AUSTRALIA has posted its biggest trade deficit since before the global financial crisis, as households and businesses continue to exploit the high dollar by spending up on imported goods and services.
Despite a rebound in iron ore exports in November, the nation's trade ledger sank to a $2.6 billion deficit during the month, the widest gap since early 2008.
The worse-than-expected result, which was the fourth-biggest trade deficit in Australian history, was mainly caused by a $478 million jump in imports. Helped by the buoyant dollar, imports rose by 5 per cent in the past year, increasing pressure on trade-exposed sectors including retail and manufacturing.
The latest jump in imports more than offset a $285 million rise in exports, and the Bureau of Statistics also revised up the size of the deficit for October by about $350 million.
Despite the large deficit, economists believed the nation's trade position was likely to improve in the long term as the resources boom entered a new phase of higher production.
The result had a muted impact on financial markets, with the dollar drifting slightly lower but above US1.05¢ after the figures were published.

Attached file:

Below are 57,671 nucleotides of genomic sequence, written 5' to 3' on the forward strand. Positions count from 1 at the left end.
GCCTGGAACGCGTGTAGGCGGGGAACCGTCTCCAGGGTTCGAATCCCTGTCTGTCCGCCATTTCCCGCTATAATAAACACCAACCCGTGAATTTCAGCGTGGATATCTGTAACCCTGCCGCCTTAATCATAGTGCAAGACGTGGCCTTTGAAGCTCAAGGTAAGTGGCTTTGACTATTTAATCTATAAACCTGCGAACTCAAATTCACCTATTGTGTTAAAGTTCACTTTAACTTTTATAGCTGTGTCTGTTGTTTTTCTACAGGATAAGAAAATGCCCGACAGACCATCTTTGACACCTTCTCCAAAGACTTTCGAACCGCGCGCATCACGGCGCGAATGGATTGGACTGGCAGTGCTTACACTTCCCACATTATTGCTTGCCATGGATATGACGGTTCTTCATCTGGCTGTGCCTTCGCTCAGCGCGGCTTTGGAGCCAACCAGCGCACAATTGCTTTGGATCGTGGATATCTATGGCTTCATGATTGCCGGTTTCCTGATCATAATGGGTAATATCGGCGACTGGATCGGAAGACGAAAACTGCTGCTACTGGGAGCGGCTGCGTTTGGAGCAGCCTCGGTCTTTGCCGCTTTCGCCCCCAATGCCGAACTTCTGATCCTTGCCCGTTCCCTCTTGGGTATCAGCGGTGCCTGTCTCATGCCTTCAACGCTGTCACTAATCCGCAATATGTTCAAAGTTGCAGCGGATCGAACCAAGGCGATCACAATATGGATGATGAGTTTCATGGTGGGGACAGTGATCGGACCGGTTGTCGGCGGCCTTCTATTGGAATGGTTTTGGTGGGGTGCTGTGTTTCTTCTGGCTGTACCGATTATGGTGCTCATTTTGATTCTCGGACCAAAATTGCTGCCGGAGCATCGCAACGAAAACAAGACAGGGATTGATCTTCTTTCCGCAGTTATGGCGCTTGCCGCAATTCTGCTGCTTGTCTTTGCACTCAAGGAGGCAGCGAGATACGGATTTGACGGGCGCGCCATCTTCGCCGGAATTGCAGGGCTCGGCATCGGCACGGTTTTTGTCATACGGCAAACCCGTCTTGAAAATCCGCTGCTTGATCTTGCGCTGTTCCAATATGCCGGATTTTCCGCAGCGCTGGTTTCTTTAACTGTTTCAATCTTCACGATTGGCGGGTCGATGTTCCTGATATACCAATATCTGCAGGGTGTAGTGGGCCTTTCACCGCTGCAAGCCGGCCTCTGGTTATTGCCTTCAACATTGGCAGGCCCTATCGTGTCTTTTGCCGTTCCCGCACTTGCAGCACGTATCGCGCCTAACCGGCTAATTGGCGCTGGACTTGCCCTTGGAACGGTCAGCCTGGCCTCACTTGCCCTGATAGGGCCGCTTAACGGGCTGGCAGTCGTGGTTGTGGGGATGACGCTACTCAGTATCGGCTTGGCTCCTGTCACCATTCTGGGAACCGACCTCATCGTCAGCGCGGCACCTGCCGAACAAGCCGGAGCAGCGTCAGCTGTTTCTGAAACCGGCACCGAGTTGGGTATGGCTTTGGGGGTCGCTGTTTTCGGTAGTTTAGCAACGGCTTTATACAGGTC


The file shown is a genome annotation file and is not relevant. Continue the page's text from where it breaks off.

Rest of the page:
A senior economist at the Commonwealth Bank, Michael Workman, said the negative trade balance was a second-order concern for many overseas investors, who remained fairly upbeat about Australia's prospects. "From an offshore perspective, people look at us and say the deficits are relatively low and a large part of the deficit is due to mining investment . . . which has a big capital component," he said.
Australia has now posted 11 trade deficits in the row, which Mr Workman considered a slight drag on growth. But in the longer term, he said, the spending on mining equipment would support stronger export earnings and higher incomes.
Mr Workman expected smaller quarterly trade deficits this year and next as output rose from coal, iron ore and liquefied natural gas.
The numbers also contained some positive signs for the nation's biggest export - iron ore.
During the month, higher prices pushed up the value of iron ore exports by more than $600 million and, economists say, the value of exports probably rose further last month. In a positive sign for the economy and federal budget, big buying in China has sent iron ore prices above $US150 a tonne this week, compared with $US86 in September.
Exports of services such as tourism, which have been greatly affected by the strong Australian dollar, also rose during the month and have now risen by 4.9 per cent during the year.